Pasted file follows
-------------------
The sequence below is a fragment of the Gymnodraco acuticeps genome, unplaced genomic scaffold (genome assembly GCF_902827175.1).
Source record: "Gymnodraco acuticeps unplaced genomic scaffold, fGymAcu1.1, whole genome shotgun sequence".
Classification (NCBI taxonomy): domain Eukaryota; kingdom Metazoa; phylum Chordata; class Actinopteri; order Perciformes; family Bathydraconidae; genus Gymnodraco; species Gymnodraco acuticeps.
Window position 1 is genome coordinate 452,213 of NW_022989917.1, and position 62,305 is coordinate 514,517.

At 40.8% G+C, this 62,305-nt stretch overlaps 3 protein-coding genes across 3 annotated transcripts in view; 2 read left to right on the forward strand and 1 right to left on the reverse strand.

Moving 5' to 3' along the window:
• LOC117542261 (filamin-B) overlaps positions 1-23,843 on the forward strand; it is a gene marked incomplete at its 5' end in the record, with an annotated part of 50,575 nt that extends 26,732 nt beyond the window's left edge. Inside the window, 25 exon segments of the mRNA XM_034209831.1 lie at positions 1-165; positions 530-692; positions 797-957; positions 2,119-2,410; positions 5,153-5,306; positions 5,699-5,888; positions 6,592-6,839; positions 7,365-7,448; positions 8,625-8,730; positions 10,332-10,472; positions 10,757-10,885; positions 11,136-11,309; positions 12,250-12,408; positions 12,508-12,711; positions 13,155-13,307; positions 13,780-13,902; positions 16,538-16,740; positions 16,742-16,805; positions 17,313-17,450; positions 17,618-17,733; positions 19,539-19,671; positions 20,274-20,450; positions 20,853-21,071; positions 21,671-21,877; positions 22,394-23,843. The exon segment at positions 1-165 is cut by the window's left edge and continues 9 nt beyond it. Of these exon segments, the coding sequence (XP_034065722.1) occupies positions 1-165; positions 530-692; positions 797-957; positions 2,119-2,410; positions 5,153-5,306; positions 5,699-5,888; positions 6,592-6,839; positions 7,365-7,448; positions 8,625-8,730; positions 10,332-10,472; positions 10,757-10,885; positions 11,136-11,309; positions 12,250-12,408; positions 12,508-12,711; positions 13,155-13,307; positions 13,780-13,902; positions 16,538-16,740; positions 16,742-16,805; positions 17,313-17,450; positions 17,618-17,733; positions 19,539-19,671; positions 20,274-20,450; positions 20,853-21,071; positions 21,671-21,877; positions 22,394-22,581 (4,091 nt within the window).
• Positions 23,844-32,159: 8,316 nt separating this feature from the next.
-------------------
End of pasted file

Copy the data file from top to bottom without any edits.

The sequence below is a fragment of the Gymnodraco acuticeps genome, unplaced genomic scaffold (genome assembly GCF_902827175.1).
Source record: "Gymnodraco acuticeps unplaced genomic scaffold, fGymAcu1.1, whole genome shotgun sequence".
Classification (NCBI taxonomy): domain Eukaryota; kingdom Metazoa; phylum Chordata; class Actinopteri; order Perciformes; family Bathydraconidae; genus Gymnodraco; species Gymnodraco acuticeps.
Window position 1 is genome coordinate 452,213 of NW_022989917.1, and position 62,305 is coordinate 514,517.

At 40.8% G+C, this 62,305-nt stretch overlaps 3 protein-coding genes across 3 annotated transcripts in view; 2 read left to right on the forward strand and 1 right to left on the reverse strand.

Moving 5' to 3' along the window:
• LOC117542261 (filamin-B) overlaps positions 1-23,843 on the forward strand; it is a gene marked incomplete at its 5' end in the record, with an annotated part of 50,575 nt that extends 26,732 nt beyond the window's left edge. Inside the window, 25 exon segments of the mRNA XM_034209831.1 lie at positions 1-165; positions 530-692; positions 797-957; positions 2,119-2,410; positions 5,153-5,306; positions 5,699-5,888; positions 6,592-6,839; positions 7,365-7,448; positions 8,625-8,730; positions 10,332-10,472; positions 10,757-10,885; positions 11,136-11,309; positions 12,250-12,408; positions 12,508-12,711; positions 13,155-13,307; positions 13,780-13,902; positions 16,538-16,740; positions 16,742-16,805; positions 17,313-17,450; positions 17,618-17,733; positions 19,539-19,671; positions 20,274-20,450; positions 20,853-21,071; positions 21,671-21,877; positions 22,394-23,843. The exon segment at positions 1-165 is cut by the window's left edge and continues 9 nt beyond it. Of these exon segments, the coding sequence (XP_034065722.1) occupies positions 1-165; positions 530-692; positions 797-957; positions 2,119-2,410; positions 5,153-5,306; positions 5,699-5,888; positions 6,592-6,839; positions 7,365-7,448; positions 8,625-8,730; positions 10,332-10,472; positions 10,757-10,885; positions 11,136-11,309; positions 12,250-12,408; positions 12,508-12,711; positions 13,155-13,307; positions 13,780-13,902; positions 16,538-16,740; positions 16,742-16,805; positions 17,313-17,450; positions 17,618-17,733; positions 19,539-19,671; positions 20,274-20,450; positions 20,853-21,071; positions 21,671-21,877; positions 22,394-22,581 (4,091 nt within the window).
• Positions 23,844-32,159: 8,316 nt separating this feature from the next.